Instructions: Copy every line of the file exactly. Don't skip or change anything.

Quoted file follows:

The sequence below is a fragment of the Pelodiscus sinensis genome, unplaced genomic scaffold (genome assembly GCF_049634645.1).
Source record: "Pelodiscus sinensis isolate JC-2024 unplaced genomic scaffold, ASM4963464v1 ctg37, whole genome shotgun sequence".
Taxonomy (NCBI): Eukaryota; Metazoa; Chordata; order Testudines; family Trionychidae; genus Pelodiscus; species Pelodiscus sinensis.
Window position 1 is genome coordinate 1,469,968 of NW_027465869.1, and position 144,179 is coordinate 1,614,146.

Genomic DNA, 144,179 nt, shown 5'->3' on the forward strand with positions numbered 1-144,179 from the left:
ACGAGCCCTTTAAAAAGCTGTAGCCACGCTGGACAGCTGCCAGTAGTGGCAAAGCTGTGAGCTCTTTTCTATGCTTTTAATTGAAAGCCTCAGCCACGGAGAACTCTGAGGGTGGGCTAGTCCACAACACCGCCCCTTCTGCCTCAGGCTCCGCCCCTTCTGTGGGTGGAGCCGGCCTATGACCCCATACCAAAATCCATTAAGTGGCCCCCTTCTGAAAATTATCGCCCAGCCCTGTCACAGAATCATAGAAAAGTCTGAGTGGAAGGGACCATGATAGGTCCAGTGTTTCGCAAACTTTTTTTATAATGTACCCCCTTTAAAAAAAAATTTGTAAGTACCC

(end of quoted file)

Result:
The sequence below is a fragment of the Pelodiscus sinensis genome, unplaced genomic scaffold (genome assembly GCF_049634645.1).
Source record: "Pelodiscus sinensis isolate JC-2024 unplaced genomic scaffold, ASM4963464v1 ctg37, whole genome shotgun sequence".
Taxonomy (NCBI): Eukaryota; Metazoa; Chordata; order Testudines; family Trionychidae; genus Pelodiscus; species Pelodiscus sinensis.
Window position 1 is genome coordinate 1,469,968 of NW_027465869.1, and position 144,179 is coordinate 1,614,146.

Genomic DNA, 144,179 nt, shown 5'->3' on the forward strand with positions numbered 1-144,179 from the left:
ACGAGCCCTTTAAAAAGCTGTAGCCACGCTGGACAGCTGCCAGTAGTGGCAAAGCTGTGAGCTCTTTTCTATGCTTTTAATTGAAAGCCTCAGCCACGGAGAACTCTGAGGGTGGGCTAGTCCACAACACCGCCCCTTCTGCCTCAGGCTCCGCCCCTTCTGTGGGTGGAGCCGGCCTATGACCCCATACCAAAATCCATTAAGTGGCCCCCTTCTGAAAATTATCGCCCAGCCCTGTCACAGAATCATAGAAAAGTCTGAGTGGAAGGGACCATGATAGGTCCAGTGTTTCGCAAACTTTTTTTATAATGTACCCCCTTTAAAAAAAAATTTGTAAGTACCC